Read All (curated) About (filtered) It

WSGFor someone who a) loves reading, b) is curious about everything and c) will tackle anything in the course of completing a web project, there is a plethora of email newsletters clamouring to bring interesting articles, news items and blog posts to my attention.

Too much of a plethora (if that’s grammatically possible).

With so many websites now gathering and publishing “news” about IT, tech and the web industry it is simply too time-consuming to follow all the possible sources of what could be key (or even just very interesting) information.

Whereas previously, I did try to browse everything and selectively focus on what seemed most important – typically via digest-type email newsletters and RSS readers – I have now gone the other way, and subscribe to just five email newsletters.

After a couple of months, I believe I have greatly improved the rate at which I keep up with industry developments in general, increased the attention I can give to the stories that are of the greatest interest to me and decreased the time I regret wasting on drivel.

What I do is effectively use these five email newsletters as my filter. I don’t need to follow BuzzFeed, The Next Web or ReadWrite for the occasional scrap of meaningful news they offer (meaningful to me, I hasten to add), because I know that one or more of the newsletters I subscribe to are 90% sure to cover it, without me having to wade through less relevant material.

That also goes for news outlets that get so technical that they lose me, who focus only on their own services and products or who charge ridiculous fees. If any of those carry info I need, I’m confident it will come up in one of my five.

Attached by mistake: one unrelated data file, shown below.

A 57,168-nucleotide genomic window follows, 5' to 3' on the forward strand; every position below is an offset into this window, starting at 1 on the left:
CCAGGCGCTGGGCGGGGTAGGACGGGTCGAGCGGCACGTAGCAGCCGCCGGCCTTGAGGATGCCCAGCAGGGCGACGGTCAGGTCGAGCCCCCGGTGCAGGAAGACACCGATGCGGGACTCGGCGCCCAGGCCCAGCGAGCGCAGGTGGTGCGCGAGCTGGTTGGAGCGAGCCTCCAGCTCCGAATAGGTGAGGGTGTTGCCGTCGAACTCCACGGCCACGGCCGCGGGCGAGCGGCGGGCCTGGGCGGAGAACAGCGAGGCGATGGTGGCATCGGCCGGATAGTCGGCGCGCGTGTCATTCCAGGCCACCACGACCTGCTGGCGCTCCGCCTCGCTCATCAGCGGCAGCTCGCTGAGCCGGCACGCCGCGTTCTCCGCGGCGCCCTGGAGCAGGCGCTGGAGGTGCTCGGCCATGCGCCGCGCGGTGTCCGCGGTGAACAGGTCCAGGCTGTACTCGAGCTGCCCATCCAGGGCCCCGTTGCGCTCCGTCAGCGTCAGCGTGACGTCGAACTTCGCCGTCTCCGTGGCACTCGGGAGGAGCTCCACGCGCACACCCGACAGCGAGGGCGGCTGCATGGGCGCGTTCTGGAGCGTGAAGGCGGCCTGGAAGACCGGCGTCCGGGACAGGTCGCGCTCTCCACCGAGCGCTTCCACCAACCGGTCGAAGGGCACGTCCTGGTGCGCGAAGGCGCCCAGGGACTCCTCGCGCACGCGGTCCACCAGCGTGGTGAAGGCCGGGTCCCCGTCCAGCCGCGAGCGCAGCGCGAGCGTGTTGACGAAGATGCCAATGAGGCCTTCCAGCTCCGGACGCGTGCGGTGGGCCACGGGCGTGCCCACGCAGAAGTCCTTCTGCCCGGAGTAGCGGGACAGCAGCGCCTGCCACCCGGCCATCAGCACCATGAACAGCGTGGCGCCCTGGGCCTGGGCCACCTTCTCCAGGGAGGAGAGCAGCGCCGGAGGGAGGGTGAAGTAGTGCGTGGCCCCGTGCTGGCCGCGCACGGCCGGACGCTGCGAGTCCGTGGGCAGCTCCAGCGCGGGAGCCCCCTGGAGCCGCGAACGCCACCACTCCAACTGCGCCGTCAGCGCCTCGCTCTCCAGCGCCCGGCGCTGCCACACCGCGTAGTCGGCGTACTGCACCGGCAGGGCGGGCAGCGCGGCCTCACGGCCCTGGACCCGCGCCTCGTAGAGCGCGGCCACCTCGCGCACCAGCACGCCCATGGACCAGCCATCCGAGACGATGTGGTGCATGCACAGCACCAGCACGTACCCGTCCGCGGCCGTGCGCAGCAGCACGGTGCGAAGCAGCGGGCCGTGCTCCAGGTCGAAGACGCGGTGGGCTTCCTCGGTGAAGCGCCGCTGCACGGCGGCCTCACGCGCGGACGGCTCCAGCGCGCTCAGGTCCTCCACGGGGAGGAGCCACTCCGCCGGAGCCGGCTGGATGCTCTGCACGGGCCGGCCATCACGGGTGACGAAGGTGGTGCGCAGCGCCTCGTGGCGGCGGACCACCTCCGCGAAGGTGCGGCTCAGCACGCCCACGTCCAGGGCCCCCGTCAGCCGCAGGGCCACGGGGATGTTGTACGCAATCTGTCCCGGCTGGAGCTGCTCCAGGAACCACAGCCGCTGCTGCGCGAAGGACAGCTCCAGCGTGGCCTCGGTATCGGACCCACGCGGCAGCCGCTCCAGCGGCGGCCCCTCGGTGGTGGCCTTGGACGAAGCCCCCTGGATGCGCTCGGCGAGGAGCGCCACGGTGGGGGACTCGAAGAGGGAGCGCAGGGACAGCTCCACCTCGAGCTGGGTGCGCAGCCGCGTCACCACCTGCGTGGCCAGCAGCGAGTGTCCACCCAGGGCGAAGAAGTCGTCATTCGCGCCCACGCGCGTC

In effect, what I’m saying is that these five are the best curators of current and emerging information about what’s new in web design, development, content and philosophy. Here they are, in no particular order.

Links for Light Reading

WSGEditor: Russ Weakley
Publisher: Web Standards Group
Frequency: Weekly (Wed or Thu)
Signup: http://www.webstandardsgroup.org/

Their description: The Web Standards Group is for web professionals who are interested in web standards and best practices. The WSG newsletter provides a weekly recap of updates from the W3C, latest web links and resources, upcoming web events around the world, and new web-related jobs from around the world.
My description: I didn’t realise how much I missed this when Russ took a break from it. Apart from being one of the true CSS geniuses of the world, Russ has a keen eye for what is relevant in web industry developments. Thank God he came back.

Versioning

SitePointEditor: The SitePoint Team
Publisher: SitePoint
Frequency: Daily (Mon-Fri)
Signup:

Their description: As a modern web developer you’re expected to stay bleeding-edge while somehow finding time to, you know, develop things. Versioning is a daily email packed with the latest web development news, so you can get on with your day confident you’re not being left behind. We skip the filler and bring you the good stuff, in a handy digest form.
My description: I worked at SitePoint for a few years and have been an ardent fan for many more. I wish I’d developed this when I was Managing Editor. When SitePoint created a series of separate websites to focus on specific aspects of web tech – each with a newsletter, then folded them all back into the main site – still each with a newsletter, it was great for single-topic subscribers but generalists would have to subscribe to six or seven newsletters. Versioning addresses this perfectly.